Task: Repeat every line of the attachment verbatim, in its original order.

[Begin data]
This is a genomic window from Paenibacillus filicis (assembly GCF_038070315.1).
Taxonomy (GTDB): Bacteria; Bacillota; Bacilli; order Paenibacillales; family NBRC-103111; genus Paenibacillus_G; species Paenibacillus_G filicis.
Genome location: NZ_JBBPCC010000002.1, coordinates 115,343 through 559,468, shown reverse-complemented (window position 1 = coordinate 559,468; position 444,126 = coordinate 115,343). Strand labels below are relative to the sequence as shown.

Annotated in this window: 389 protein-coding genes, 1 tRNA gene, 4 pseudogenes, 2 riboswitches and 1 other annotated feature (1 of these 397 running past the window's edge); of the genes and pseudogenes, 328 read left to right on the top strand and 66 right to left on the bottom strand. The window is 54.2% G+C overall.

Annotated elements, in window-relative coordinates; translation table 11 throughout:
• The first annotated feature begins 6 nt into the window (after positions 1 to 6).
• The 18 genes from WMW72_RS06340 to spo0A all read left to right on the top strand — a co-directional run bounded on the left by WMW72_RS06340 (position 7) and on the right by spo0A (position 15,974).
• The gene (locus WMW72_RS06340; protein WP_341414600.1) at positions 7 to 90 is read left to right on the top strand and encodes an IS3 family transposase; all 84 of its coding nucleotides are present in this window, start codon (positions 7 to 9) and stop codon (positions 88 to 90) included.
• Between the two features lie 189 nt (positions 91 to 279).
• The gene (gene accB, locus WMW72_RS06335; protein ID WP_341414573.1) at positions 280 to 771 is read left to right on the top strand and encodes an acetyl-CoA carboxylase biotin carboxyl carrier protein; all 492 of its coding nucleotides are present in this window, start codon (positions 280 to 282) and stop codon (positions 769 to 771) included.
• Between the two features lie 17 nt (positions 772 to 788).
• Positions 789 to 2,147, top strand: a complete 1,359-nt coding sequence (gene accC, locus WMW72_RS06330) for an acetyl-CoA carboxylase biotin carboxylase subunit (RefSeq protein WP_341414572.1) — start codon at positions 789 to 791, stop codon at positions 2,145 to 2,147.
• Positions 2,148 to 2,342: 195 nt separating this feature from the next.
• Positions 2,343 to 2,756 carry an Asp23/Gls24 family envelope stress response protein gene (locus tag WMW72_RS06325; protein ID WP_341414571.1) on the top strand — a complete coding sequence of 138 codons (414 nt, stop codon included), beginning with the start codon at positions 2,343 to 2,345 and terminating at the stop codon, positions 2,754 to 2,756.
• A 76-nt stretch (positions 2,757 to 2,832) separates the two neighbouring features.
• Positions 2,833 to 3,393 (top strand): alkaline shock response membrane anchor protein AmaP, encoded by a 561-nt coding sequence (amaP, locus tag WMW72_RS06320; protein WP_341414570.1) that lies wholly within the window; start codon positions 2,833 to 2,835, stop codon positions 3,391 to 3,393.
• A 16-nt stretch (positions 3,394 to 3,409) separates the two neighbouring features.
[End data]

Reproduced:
This is a genomic window from Paenibacillus filicis (assembly GCF_038070315.1).
Taxonomy (GTDB): Bacteria; Bacillota; Bacilli; order Paenibacillales; family NBRC-103111; genus Paenibacillus_G; species Paenibacillus_G filicis.
Genome location: NZ_JBBPCC010000002.1, coordinates 115,343 through 559,468, shown reverse-complemented (window position 1 = coordinate 559,468; position 444,126 = coordinate 115,343). Strand labels below are relative to the sequence as shown.

Annotated in this window: 389 protein-coding genes, 1 tRNA gene, 4 pseudogenes, 2 riboswitches and 1 other annotated feature (1 of these 397 running past the window's edge); of the genes and pseudogenes, 328 read left to right on the top strand and 66 right to left on the bottom strand. The window is 54.2% G+C overall.

Annotated elements, in window-relative coordinates; translation table 11 throughout:
• The first annotated feature begins 6 nt into the window (after positions 1 to 6).
• The 18 genes from WMW72_RS06340 to spo0A all read left to right on the top strand — a co-directional run bounded on the left by WMW72_RS06340 (position 7) and on the right by spo0A (position 15,974).
• The gene (locus WMW72_RS06340; protein WP_341414600.1) at positions 7 to 90 is read left to right on the top strand and encodes an IS3 family transposase; all 84 of its coding nucleotides are present in this window, start codon (positions 7 to 9) and stop codon (positions 88 to 90) included.
• Between the two features lie 189 nt (positions 91 to 279).
• The gene (gene accB, locus WMW72_RS06335; protein ID WP_341414573.1) at positions 280 to 771 is read left to right on the top strand and encodes an acetyl-CoA carboxylase biotin carboxyl carrier protein; all 492 of its coding nucleotides are present in this window, start codon (positions 280 to 282) and stop codon (positions 769 to 771) included.
• Between the two features lie 17 nt (positions 772 to 788).
• Positions 789 to 2,147, top strand: a complete 1,359-nt coding sequence (gene accC, locus WMW72_RS06330) for an acetyl-CoA carboxylase biotin carboxylase subunit (RefSeq protein WP_341414572.1) — start codon at positions 789 to 791, stop codon at positions 2,145 to 2,147.
• Positions 2,148 to 2,342: 195 nt separating this feature from the next.
• Positions 2,343 to 2,756 carry an Asp23/Gls24 family envelope stress response protein gene (locus tag WMW72_RS06325; protein ID WP_341414571.1) on the top strand — a complete coding sequence of 138 codons (414 nt, stop codon included), beginning with the start codon at positions 2,343 to 2,345 and terminating at the stop codon, positions 2,754 to 2,756.
• A 76-nt stretch (positions 2,757 to 2,832) separates the two neighbouring features.
• Positions 2,833 to 3,393 (top strand): alkaline shock response membrane anchor protein AmaP, encoded by a 561-nt coding sequence (amaP, locus tag WMW72_RS06320; protein WP_341414570.1) that lies wholly within the window; start codon positions 2,833 to 2,835, stop codon positions 3,391 to 3,393.
• A 16-nt stretch (positions 3,394 to 3,409) separates the two neighbouring features.